Spectator on facebook

Spectator on facebook

Compulsory military service abolished

COMPULSORY military service will soon be a thing of the past. No young men will be conscripted for duty into the Slovak armed forces as of August 1, the Hospodárske noviny reported.

Minister of Defence Juraj Liška announced the move on July 15, during the Pohoda music festival at Trenčín’s military airport.

The reason for discontinuing military service now is that Slovakia’s army is becoming a professional army faster than was originally estimated. Ninety percent of the Slovak armed forces are non-conscripts, which is already ahead of the original 88-percent target for the end of the year.

There are currently 1,600 conscripts serving in the Slovak military. Three hundred joined in July. They will leave two days before Christmas Eve on December 22.

One reason for the cancelling of national service is that services such as cooking and cleaning are now being undertaken by private firms. The Ministry of Defence has already allocated Sk500 million (€13 million) for such services.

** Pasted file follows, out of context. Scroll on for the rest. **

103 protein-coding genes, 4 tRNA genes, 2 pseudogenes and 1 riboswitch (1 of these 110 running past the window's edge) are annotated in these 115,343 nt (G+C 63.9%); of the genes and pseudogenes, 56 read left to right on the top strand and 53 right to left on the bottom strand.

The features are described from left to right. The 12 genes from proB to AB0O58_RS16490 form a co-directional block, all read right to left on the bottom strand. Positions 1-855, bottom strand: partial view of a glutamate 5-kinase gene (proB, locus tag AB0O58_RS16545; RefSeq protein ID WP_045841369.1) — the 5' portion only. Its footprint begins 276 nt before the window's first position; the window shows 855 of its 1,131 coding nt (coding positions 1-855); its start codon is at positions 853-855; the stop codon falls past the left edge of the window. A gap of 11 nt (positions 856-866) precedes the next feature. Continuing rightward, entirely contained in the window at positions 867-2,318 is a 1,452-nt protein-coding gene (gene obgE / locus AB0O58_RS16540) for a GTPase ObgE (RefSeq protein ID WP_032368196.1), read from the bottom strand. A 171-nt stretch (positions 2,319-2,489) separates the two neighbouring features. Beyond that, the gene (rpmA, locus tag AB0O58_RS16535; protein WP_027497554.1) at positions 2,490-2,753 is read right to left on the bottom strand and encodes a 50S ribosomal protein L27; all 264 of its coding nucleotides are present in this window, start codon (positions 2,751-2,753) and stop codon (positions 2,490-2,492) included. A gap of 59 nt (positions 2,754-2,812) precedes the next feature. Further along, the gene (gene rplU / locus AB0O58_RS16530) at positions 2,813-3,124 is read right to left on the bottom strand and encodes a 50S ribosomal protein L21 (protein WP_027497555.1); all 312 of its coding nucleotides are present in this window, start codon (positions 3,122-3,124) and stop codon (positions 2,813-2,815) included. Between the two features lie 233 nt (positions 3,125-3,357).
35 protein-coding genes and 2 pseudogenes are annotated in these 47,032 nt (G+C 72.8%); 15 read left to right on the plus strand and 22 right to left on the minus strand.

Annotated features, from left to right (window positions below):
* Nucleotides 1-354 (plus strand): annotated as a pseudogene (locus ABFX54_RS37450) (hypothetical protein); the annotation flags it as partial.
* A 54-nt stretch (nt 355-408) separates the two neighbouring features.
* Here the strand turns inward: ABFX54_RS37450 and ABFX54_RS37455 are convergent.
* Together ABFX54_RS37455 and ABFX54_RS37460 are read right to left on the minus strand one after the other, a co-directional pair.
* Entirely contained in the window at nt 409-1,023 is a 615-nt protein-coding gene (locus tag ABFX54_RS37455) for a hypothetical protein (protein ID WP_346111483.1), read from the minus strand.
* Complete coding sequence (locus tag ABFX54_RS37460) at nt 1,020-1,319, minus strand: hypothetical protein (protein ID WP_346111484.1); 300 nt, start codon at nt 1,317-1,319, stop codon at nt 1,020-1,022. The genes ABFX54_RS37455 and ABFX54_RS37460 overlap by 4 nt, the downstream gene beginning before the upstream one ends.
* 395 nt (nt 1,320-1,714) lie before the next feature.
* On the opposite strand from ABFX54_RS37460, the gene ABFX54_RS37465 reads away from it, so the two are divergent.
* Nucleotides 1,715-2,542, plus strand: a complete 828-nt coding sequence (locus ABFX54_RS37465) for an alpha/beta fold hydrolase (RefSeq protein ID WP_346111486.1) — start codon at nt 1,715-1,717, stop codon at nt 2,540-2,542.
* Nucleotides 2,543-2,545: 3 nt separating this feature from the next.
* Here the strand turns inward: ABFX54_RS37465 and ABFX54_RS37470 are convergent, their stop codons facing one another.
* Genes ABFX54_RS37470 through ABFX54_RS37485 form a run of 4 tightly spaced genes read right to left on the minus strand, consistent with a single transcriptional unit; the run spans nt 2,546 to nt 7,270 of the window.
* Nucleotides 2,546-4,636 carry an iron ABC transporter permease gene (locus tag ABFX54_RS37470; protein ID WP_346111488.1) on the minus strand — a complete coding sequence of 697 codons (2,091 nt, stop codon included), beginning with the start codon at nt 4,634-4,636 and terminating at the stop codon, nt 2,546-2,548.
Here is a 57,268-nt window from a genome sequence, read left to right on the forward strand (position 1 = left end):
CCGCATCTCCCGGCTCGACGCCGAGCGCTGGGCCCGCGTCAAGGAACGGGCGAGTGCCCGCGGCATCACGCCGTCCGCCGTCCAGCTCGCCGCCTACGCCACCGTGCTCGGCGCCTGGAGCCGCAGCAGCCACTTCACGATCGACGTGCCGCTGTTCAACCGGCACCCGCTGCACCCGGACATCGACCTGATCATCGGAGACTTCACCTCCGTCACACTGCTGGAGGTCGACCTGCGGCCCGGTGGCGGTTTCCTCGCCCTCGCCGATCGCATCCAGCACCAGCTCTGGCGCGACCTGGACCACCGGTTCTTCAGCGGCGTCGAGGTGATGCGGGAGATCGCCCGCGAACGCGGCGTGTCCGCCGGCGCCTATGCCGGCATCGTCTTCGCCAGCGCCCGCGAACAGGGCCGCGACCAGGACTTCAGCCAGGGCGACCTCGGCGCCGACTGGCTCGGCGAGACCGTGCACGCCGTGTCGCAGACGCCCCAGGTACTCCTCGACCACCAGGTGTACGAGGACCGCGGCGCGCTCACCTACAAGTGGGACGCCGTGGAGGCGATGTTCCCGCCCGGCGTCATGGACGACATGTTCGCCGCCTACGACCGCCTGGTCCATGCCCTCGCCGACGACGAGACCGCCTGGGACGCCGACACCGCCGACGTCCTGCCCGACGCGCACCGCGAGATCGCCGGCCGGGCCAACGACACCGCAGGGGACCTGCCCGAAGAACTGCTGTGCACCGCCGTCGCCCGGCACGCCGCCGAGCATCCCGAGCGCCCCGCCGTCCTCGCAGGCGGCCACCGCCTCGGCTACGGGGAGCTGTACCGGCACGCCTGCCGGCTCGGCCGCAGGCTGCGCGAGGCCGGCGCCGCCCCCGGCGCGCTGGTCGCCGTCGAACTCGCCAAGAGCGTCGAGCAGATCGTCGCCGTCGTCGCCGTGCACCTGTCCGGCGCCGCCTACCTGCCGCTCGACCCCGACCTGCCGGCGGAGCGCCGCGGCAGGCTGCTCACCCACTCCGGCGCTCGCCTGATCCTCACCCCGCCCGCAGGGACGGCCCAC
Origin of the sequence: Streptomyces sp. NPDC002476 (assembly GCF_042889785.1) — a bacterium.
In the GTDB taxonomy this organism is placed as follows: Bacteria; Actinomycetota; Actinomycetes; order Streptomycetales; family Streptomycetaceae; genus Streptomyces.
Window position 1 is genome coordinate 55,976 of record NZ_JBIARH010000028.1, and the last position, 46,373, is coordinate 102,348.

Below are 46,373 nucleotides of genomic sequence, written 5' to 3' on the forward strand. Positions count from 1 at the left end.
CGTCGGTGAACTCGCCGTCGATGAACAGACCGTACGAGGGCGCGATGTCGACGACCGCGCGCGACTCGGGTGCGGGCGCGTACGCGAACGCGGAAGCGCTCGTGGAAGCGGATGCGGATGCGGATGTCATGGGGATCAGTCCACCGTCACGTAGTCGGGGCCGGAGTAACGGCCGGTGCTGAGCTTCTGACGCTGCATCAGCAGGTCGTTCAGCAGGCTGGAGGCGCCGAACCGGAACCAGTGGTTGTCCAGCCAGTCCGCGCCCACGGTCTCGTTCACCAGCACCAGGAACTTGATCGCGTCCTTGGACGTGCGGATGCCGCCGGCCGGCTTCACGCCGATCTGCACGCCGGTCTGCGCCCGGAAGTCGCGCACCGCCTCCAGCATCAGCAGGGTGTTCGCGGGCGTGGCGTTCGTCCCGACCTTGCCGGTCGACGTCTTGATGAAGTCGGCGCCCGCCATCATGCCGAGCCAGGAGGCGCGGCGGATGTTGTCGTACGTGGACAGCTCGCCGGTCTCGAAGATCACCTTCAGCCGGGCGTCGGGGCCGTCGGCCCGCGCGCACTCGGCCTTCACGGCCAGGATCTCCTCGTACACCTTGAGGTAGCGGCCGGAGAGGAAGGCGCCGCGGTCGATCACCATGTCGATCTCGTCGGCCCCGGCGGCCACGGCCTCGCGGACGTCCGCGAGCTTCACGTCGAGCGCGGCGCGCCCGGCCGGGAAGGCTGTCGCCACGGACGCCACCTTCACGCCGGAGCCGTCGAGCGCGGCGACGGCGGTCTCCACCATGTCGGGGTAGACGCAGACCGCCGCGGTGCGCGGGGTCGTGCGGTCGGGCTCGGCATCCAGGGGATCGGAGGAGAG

Duties such as guarding military facilities will, for the time being, be secured by civil employees of the Defence Ministry, but from 2007 will also be in the hands of private firms.

For six months of national service a conscript costs the army around Sk42,000 (€1,092), on average. The ministry says that comparisons with the cost of maintaining a professional army are impossible, since the two systems are totally different. From the long-term perspective it is much more beneficial to maintain a professional army, the ministry stated.

Regional administration authorities will keep the records of those who have undertaken military service for possible call-up in an emergency.

Compiled by Marta Ďurianová from press reports
The Slovak Spectator cannot vouch for the accuracy of the information presented in its Flash News postings.

Top stories

Thousands of people returned to the streets Photo

Though the main Bratislava protest was cancelled, people attended other gatherings, expressing their disagreement with the current situation.

SNP Square in Bratislava, March 23

She faced Russian tanks in 1968. Today, she protests again Photo

There are no tanks pointing at us today, says Mária Homolková, who joined protests in SNP Square once again in March 2018 to secure a better life for her grandchildren.

Kiska appoints Pellegrini cabinet

The president approved the new government, despite some reservations. The new PM promises to investigate the murder of the journalist and his fiancée.

Peter Pellegrini's government

There is still work to be done

2018 is not a re-run of 1989, but there is a connection.

Bratislava, March 16